Clot-Busting Therapy for Pulmonary Embolism Lowered Death Risk

Thrombolytic therapy reduced risk of death but increased risk of major bleeding

/ Author:  / Reviewed by: Joseph V. Madia, MD Beth Bolt, RPh

(RxWiki News) Pulmonary embolism is a condition that can strike suddenly, sometimes with deadly consequences. New research on treatments for the condition could lead to better outcomes and understanding of risk factors.

A recent review of studies found that thrombolytic therapy (dissolving of blood clots) for pulmonary embolism lowered the risk of death compared to anticoagulant therapy (prevention of blood clots).

The researchers also found that thrombolytic therapy carried an increased risk for major bleeding in comparison to anticoagulant therapy.

"Ask your doctor if you are at risk for pulmonary embolism."

The lead author of this review was Saurav Chatterjee, MD, from the Division of Cardiology at St. Luke’s-Roosevelt Hospital Center of the Mount Sinai Health System in New York, New York.

The review included 16 studies published between 1970 and 2014 that compared thrombolytic therapy to anticoagulant therapy for pulmonary embolism patients.

Pulmonary embolism is a condition in which one or more of the pulmonary arteries in the lungs become blocked, usually due to a blood clot. The pulmonary arteries carry deoxygenated blood from the heart to the lungs.

Thrombolytic therapy involves using medication to breakup blood clots, whereas anticoagulant therapy involves using medication to reduce the body’s ability to make clots in the first place.

Out of the 2,115 total study population, 10 percent of the participants had low-risk pulmonary embolism, 71 percent had intermediate-risk pulmonary embolism, 1 percent had high-risk pulmonary embolism, and 18 percent could not be classified.

Eight of the studies specified intermediate-risk pulmonary embolism patients. These studies included 1,775 patients.

The findings showed that thrombolytic therapy reduced the risk of death by 47 percent compared to anticoagulant therapy.

The patients who had thrombolytic therapy were 2.73 times more likely to have major bleeding, and 4.63 times more likely to have an intracranial hemorrhage, than those who received anticoagulant therapy.

The pulmonary embolism patients who were 65 years old and younger only had a 25 percent increased risk of major bleeding with thrombolytic therapy versus anticoagulant therapy.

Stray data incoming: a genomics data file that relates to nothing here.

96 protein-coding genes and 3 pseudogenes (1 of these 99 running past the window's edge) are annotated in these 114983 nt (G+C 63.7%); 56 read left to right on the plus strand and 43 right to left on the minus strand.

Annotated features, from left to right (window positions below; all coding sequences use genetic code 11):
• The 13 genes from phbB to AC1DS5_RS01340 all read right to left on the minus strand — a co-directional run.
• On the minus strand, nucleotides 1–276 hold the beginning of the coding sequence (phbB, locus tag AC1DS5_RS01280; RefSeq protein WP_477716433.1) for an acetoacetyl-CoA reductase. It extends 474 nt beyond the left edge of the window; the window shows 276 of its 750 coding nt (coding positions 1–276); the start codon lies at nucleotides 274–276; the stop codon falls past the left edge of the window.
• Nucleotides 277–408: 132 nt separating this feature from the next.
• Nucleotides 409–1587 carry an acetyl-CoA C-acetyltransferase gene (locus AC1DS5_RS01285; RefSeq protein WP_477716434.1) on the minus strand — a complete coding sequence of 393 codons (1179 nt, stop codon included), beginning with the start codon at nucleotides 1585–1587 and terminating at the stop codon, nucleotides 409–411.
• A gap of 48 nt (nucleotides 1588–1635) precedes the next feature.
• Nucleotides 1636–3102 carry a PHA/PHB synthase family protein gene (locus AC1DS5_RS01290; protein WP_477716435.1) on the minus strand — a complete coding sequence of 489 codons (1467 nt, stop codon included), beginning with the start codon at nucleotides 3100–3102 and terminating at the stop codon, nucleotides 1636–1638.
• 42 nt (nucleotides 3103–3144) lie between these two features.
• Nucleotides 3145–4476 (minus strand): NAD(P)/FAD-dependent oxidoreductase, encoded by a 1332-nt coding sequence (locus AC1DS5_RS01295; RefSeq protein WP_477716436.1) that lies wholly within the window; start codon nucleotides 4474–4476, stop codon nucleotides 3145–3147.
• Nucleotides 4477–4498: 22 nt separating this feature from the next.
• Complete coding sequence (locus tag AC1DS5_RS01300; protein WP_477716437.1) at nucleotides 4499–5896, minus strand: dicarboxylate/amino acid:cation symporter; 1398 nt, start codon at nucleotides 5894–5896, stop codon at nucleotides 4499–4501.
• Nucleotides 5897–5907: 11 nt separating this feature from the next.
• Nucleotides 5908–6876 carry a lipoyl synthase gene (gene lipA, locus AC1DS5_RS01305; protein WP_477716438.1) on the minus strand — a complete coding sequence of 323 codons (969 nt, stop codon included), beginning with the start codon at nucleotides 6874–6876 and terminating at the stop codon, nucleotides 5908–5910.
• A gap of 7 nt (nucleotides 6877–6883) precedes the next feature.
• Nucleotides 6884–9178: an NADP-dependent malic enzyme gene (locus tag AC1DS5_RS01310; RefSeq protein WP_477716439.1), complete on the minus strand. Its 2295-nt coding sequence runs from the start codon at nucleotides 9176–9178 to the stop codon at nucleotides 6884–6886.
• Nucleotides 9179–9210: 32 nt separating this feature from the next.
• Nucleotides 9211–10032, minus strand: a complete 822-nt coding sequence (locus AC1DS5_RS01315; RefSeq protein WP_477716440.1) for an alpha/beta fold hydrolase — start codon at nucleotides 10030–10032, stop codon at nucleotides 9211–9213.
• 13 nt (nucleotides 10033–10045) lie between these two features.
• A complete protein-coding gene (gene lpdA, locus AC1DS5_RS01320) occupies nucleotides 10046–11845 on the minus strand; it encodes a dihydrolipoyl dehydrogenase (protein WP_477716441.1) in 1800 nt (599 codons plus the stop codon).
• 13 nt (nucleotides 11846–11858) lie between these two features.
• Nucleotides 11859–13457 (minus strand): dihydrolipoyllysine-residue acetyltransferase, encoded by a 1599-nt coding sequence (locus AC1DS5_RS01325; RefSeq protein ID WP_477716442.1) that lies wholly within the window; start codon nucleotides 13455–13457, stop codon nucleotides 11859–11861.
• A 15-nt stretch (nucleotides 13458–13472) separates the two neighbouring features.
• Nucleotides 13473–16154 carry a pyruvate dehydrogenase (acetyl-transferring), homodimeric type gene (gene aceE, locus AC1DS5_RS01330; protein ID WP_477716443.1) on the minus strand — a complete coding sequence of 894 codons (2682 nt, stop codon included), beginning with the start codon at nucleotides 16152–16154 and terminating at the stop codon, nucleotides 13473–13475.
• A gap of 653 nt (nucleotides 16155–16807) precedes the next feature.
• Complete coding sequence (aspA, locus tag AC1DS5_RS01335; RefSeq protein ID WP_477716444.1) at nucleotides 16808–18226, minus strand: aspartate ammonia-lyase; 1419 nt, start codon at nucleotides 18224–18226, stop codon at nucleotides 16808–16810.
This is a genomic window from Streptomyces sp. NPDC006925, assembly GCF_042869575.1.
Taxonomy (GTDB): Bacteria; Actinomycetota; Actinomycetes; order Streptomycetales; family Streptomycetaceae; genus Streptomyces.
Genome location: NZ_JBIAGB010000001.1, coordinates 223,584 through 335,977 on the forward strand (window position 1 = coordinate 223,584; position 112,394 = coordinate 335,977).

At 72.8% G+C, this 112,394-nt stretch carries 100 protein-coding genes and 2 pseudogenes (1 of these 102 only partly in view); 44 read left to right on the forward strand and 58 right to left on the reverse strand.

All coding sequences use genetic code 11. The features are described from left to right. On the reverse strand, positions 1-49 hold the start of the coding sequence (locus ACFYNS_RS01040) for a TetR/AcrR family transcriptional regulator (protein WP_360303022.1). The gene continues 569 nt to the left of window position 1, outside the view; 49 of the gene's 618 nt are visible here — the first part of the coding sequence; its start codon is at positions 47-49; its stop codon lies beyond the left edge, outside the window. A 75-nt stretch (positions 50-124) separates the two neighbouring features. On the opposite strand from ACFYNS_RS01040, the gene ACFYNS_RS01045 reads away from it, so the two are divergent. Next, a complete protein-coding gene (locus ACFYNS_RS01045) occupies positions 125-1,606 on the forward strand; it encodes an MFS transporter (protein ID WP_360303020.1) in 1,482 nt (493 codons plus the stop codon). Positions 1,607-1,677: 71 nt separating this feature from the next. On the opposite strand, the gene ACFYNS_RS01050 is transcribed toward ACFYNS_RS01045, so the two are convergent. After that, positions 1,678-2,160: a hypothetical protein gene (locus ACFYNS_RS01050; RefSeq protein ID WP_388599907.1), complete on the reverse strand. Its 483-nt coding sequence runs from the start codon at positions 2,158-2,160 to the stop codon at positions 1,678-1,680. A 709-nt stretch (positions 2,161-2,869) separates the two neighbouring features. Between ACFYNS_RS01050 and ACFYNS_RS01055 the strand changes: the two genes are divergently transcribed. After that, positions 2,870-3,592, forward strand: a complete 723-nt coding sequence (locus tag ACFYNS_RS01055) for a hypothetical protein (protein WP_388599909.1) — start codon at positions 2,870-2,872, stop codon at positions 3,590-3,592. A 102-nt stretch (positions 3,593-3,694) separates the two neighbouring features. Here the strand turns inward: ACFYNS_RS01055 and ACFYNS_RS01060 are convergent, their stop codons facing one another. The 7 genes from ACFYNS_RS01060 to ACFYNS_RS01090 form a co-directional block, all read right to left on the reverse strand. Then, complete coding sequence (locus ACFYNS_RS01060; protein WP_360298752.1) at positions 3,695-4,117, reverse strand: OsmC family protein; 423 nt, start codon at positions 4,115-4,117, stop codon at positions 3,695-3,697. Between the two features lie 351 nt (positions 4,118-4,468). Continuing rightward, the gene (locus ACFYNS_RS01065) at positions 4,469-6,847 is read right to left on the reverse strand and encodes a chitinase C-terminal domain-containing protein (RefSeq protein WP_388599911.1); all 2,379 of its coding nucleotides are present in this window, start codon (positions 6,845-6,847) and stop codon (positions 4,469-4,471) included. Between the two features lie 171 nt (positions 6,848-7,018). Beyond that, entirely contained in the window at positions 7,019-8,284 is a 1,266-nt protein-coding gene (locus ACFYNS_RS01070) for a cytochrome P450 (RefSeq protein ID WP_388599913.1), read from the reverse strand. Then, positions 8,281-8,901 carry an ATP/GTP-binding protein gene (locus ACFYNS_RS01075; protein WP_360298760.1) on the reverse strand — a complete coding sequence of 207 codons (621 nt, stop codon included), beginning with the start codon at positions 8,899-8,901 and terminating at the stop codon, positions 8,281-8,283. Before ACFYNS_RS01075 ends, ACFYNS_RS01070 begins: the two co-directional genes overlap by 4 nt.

The researchers discovered that thrombolytic therapy lowered the risk of recurrent pulmonary embolism by 60 percent compared to anticoagulant therapy.

When analysis was restricted to the eight studies that included intermediate-risk pulmonary embolism patients, thrombolytic therapy lowered the risk of death by 52 percent and increased the risk of major bleeding events by 3.19 times compared to anticoagulant therapy.

Dr. Chatterjee and team concluded that further research is needed to develop risk profiles for bleeding in specific groups of pulmonary embolism patients, especially elderly ones. More research is also needed to see if anticoagulant medication could be used in combination with thrombolytic therapy.

Lastly, these researchers noted that their findings might not apply to patients with low-risk pulmonary embolism.

The review was limited because definitions of major bleeding events were either not consistent across the studies or not provided at all. Also, the studies used various types and doses of thrombolytic medications, and the researchers did not have data on patient characteristics such as demographics or medical history.

This review was published on June 17 in JAMA.

The authors reported some financial disclosures. Michael R. Jaff, DO, reported having served as a consultant to AstraZeneca; having received support from EKOS Corporation, Embolitech, Boston Scientific and Cordis Corporation; and being a board member for VIVA Physicians, a 501(c)(3) not-for profit education and research organization.

Robert L. Wilensky, MD, reported being a member of the scientific advisory boards of Cardiostem, GenWay, Soteria and Vascular Magnetics and having equity interest in Johnson & Johnson.

Review Date: 
June 17, 2014
Last Updated:
June 18, 2014